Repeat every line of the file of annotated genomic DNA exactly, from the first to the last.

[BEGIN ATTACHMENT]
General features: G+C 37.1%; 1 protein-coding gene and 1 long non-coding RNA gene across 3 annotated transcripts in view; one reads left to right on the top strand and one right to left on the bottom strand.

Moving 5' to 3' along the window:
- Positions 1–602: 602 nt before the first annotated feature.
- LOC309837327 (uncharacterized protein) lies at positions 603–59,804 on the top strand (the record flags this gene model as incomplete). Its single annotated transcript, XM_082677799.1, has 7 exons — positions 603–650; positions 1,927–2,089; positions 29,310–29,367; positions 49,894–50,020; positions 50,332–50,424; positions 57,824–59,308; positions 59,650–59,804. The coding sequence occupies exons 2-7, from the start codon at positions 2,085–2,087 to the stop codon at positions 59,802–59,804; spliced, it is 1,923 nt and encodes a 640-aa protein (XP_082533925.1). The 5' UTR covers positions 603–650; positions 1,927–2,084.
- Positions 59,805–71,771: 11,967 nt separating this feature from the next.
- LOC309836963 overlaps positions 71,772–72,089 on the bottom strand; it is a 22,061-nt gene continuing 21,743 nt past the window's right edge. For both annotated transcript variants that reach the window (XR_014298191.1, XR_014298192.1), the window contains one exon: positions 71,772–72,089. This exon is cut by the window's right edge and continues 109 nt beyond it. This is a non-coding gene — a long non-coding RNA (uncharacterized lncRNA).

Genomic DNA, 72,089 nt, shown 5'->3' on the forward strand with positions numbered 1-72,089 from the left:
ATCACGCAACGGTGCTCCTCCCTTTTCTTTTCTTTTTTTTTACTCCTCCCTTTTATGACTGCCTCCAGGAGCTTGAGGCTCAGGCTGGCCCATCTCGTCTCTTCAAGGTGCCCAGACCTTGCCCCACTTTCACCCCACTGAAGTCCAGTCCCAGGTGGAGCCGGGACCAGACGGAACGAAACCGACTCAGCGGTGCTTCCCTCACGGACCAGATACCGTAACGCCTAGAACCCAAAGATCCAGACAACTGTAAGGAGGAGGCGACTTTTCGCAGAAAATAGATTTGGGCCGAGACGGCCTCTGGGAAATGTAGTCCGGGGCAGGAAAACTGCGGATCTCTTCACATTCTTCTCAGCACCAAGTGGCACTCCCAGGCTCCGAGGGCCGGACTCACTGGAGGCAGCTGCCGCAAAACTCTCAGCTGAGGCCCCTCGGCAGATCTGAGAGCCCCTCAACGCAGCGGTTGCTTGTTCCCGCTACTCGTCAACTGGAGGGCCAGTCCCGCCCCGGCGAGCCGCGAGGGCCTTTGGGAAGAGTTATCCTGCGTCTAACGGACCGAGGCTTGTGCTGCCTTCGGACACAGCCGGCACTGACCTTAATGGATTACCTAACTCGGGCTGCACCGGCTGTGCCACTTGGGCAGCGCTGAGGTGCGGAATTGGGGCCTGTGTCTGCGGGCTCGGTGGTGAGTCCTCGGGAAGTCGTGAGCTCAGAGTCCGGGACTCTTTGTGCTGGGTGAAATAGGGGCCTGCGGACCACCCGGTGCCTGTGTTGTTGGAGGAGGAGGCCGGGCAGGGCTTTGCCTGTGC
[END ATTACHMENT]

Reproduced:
General features: G+C 37.1%; 1 protein-coding gene and 1 long non-coding RNA gene across 3 annotated transcripts in view; one reads left to right on the top strand and one right to left on the bottom strand.

Moving 5' to 3' along the window:
- Positions 1–602: 602 nt before the first annotated feature.
- LOC309837327 (uncharacterized protein) lies at positions 603–59,804 on the top strand (the record flags this gene model as incomplete). Its single annotated transcript, XM_082677799.1, has 7 exons — positions 603–650; positions 1,927–2,089; positions 29,310–29,367; positions 49,894–50,020; positions 50,332–50,424; positions 57,824–59,308; positions 59,650–59,804. The coding sequence occupies exons 2-7, from the start codon at positions 2,085–2,087 to the stop codon at positions 59,802–59,804; spliced, it is 1,923 nt and encodes a 640-aa protein (XP_082533925.1). The 5' UTR covers positions 603–650; positions 1,927–2,084.
- Positions 59,805–71,771: 11,967 nt separating this feature from the next.
- LOC309836963 overlaps positions 71,772–72,089 on the bottom strand; it is a 22,061-nt gene continuing 21,743 nt past the window's right edge. For both annotated transcript variants that reach the window (XR_014298191.1, XR_014298192.1), the window contains one exon: positions 71,772–72,089. This exon is cut by the window's right edge and continues 109 nt beyond it. This is a non-coding gene — a long non-coding RNA (uncharacterized lncRNA).

Genomic DNA, 72,089 nt, shown 5'->3' on the forward strand with positions numbered 1-72,089 from the left:
ATCACGCAACGGTGCTCCTCCCTTTTCTTTTCTTTTTTTTTACTCCTCCCTTTTATGACTGCCTCCAGGAGCTTGAGGCTCAGGCTGGCCCATCTCGTCTCTTCAAGGTGCCCAGACCTTGCCCCACTTTCACCCCACTGAAGTCCAGTCCCAGGTGGAGCCGGGACCAGACGGAACGAAACCGACTCAGCGGTGCTTCCCTCACGGACCAGATACCGTAACGCCTAGAACCCAAAGATCCAGACAACTGTAAGGAGGAGGCGACTTTTCGCAGAAAATAGATTTGGGCCGAGACGGCCTCTGGGAAATGTAGTCCGGGGCAGGAAAACTGCGGATCTCTTCACATTCTTCTCAGCACCAAGTGGCACTCCCAGGCTCCGAGGGCCGGACTCACTGGAGGCAGCTGCCGCAAAACTCTCAGCTGAGGCCCCTCGGCAGATCTGAGAGCCCCTCAACGCAGCGGTTGCTTGTTCCCGCTACTCGTCAACTGGAGGGCCAGTCCCGCCCCGGCGAGCCGCGAGGGCCTTTGGGAAGAGTTATCCTGCGTCTAACGGACCGAGGCTTGTGCTGCCTTCGGACACAGCCGGCACTGACCTTAATGGATTACCTAACTCGGGCTGCACCGGCTGTGCCACTTGGGCAGCGCTGAGGTGCGGAATTGGGGCCTGTGTCTGCGGGCTCGGTGGTGAGTCCTCGGGAAGTCGTGAGCTCAGAGTCCGGGACTCTTTGTGCTGGGTGAAATAGGGGCCTGCGGACCACCCGGTGCCTGTGTTGTTGGAGGAGGAGGCCGGGCAGGGCTTTGCCTGTGC